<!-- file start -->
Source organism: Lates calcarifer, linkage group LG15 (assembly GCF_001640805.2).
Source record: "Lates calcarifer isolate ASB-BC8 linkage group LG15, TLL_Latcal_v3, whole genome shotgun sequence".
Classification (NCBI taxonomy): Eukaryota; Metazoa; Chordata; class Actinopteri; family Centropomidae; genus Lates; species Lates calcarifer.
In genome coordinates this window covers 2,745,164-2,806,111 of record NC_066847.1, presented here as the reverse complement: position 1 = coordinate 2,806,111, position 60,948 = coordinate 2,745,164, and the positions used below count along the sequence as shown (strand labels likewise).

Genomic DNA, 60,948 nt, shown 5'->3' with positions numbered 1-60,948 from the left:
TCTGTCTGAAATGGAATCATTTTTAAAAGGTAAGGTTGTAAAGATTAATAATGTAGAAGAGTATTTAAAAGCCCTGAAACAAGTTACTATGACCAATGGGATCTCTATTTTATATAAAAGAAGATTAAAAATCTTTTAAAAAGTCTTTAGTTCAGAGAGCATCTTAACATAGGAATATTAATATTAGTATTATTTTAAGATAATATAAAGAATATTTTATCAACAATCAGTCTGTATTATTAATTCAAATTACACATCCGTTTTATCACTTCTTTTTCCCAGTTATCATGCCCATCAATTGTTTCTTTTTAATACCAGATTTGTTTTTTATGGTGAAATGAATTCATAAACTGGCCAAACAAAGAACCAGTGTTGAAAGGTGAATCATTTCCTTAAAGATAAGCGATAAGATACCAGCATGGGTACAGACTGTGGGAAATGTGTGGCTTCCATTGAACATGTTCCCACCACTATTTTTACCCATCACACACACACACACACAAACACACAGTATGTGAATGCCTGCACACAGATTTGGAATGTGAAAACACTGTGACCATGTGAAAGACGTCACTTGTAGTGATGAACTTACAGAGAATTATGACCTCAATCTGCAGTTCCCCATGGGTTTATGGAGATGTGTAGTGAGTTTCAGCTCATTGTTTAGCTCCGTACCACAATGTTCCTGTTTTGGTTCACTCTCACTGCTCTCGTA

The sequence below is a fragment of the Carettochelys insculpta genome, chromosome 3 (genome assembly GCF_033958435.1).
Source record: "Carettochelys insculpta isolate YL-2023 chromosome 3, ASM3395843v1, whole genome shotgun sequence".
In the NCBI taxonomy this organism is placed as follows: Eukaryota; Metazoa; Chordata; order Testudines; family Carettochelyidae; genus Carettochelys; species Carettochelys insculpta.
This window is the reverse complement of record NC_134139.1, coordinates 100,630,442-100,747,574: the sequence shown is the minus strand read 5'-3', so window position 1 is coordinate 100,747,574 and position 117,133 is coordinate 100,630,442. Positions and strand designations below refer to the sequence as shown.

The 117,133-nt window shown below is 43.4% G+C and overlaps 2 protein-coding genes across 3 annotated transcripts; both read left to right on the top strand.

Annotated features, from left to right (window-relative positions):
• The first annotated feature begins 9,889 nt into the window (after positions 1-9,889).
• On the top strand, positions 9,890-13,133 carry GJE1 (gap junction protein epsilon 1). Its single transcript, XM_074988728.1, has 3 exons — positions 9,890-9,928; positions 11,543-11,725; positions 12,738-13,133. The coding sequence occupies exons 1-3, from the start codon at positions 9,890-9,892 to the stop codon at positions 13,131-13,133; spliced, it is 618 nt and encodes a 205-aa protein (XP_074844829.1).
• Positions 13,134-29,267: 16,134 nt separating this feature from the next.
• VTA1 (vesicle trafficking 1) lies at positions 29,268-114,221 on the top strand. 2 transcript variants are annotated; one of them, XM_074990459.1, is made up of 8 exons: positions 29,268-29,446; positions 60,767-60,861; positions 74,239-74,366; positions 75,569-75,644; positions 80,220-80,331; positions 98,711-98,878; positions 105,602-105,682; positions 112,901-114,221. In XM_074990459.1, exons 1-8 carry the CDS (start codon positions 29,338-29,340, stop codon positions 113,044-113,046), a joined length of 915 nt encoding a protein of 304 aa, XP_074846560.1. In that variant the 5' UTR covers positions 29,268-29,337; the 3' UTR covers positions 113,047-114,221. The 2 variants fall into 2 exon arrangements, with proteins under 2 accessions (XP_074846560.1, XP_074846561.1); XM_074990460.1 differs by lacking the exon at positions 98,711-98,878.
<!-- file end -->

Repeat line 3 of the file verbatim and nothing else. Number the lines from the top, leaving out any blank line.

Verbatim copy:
Classification (NCBI taxonomy): Eukaryota; Metazoa; Chordata; class Actinopteri; family Centropomidae; genus Lates; species Lates calcarifer.